Tyrants right to fear contagion of Arab revolution
Experts used to say that Arab politics mirrored Arab society: in the home as in the palace, an authoritarian father figure ruled over the flock. If so, we have just witnessed the third act of patricide in seven months. These are discomfiting times for those, like Bashar al-Assad of Syria, who have grown accustomed to obedience.
For all the fatuous talk of Twitter revolutions, it was an older and more familiar conduit that transmitted the electrifying scenes of Tripoli's liberation to Arabs. Satellite television has been pivotal in the creation of a new pan-Arab political consciousness. The process, beginning with Al Jazeera's coverage of Iraq in the late 1990s, has resulted in powerful connections being forged between Arab publics.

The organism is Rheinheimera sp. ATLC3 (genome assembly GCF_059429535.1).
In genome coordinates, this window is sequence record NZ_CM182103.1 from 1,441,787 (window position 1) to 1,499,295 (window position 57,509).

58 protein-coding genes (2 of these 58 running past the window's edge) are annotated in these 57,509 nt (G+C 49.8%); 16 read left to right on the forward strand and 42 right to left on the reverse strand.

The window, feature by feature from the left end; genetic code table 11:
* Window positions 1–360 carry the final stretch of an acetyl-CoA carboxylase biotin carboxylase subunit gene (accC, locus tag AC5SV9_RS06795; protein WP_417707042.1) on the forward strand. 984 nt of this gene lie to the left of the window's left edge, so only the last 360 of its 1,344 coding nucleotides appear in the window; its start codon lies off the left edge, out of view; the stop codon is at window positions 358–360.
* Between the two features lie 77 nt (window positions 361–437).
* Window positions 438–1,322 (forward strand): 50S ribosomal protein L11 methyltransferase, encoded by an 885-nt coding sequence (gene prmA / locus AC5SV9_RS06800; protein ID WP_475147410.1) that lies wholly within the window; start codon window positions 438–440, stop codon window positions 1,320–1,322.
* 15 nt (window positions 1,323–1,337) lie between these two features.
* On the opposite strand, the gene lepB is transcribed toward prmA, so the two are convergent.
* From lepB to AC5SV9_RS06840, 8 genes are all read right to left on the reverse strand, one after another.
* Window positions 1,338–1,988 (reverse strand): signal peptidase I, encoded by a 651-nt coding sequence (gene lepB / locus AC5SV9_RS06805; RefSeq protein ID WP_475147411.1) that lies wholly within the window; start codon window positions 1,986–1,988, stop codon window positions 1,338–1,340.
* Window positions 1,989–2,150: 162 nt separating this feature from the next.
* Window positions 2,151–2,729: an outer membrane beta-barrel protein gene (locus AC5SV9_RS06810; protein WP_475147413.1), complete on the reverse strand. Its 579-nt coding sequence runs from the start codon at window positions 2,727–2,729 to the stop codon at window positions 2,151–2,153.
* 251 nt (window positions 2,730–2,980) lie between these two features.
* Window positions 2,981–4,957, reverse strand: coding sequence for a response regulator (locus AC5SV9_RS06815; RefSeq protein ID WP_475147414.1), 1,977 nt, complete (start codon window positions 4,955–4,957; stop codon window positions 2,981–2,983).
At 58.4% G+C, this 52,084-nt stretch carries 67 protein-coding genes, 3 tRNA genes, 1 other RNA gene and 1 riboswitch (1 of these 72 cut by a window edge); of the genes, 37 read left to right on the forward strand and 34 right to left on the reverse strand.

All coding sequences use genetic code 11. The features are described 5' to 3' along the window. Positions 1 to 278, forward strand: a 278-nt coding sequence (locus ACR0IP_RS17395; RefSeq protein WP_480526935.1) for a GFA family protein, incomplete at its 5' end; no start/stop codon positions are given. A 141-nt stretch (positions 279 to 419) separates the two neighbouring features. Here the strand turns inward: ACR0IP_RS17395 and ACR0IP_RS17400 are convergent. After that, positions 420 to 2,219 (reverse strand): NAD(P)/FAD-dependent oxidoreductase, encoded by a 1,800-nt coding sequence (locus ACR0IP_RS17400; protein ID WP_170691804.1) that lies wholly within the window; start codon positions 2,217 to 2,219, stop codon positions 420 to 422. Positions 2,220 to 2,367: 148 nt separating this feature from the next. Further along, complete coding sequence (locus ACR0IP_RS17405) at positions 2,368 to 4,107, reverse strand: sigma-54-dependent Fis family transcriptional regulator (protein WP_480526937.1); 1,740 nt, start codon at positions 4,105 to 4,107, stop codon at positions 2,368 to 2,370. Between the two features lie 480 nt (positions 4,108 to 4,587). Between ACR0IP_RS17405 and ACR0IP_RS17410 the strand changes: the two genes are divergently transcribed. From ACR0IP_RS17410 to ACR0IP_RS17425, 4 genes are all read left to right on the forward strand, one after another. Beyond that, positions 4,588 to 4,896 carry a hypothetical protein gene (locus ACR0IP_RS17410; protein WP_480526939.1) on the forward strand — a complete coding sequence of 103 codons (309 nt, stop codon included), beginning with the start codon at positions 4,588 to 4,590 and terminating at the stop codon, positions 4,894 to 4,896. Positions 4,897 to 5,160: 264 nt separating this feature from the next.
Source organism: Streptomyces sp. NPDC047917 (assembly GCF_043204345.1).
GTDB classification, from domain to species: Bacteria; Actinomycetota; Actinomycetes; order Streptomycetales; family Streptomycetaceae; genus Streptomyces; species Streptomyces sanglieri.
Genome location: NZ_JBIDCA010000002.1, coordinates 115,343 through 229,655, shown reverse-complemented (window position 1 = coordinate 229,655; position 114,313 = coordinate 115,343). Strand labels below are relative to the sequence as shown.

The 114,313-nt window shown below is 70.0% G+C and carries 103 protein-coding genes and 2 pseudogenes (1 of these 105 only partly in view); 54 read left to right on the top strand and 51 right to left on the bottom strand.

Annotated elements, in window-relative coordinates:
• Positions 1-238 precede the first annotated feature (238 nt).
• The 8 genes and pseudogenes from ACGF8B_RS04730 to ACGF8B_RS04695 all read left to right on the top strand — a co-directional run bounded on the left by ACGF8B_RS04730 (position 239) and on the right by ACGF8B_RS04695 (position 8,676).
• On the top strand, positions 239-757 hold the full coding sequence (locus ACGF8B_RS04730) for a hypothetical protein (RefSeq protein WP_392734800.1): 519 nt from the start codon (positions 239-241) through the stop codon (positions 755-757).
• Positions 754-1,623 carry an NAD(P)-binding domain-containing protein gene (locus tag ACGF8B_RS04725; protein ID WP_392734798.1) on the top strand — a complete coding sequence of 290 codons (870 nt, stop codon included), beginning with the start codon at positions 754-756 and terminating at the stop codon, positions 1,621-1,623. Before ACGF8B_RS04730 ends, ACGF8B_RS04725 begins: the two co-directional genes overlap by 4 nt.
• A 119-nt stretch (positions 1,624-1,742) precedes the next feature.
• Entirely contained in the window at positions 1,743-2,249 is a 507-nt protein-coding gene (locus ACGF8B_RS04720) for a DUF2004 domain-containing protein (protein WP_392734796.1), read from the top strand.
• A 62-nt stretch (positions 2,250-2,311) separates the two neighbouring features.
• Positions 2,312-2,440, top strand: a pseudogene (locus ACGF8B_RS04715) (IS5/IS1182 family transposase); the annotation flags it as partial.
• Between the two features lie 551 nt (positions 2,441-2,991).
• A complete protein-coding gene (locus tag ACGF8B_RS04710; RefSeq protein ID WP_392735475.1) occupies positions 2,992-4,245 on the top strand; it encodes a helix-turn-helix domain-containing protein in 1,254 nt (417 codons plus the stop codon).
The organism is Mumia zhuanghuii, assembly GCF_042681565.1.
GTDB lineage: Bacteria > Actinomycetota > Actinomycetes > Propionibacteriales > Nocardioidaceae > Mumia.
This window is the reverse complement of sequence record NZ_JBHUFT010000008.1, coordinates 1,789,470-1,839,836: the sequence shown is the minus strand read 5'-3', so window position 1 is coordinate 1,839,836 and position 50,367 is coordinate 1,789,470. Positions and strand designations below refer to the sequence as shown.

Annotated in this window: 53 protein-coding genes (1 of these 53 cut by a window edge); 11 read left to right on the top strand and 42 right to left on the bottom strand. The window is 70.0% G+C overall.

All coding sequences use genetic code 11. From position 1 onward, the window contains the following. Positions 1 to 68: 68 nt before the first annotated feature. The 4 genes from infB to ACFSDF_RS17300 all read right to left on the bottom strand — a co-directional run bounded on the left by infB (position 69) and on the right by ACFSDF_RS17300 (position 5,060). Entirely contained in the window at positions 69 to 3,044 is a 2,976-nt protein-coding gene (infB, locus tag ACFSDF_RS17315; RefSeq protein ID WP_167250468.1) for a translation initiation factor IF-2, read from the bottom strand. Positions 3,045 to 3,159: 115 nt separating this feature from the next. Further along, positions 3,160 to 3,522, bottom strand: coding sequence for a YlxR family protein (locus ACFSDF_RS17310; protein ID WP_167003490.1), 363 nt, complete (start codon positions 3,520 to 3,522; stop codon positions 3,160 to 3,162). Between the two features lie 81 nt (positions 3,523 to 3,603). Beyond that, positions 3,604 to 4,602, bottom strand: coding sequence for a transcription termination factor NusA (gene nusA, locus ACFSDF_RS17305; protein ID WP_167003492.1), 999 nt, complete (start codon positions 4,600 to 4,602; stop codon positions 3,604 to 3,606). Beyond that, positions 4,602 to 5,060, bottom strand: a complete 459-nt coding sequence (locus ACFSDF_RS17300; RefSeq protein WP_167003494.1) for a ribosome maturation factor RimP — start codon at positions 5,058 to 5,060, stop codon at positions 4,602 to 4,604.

The emergence of a stalemate in Libya, Bahrain's squalid occupation by Saudi forces and the ruthless efficiency of Assad's crackdown in Syria had all combined to extinguish the initial optimism of the Arab Spring. But when rebel convoys finally drove into Tripoli's Green Square that same Arab political space was shocked back to life.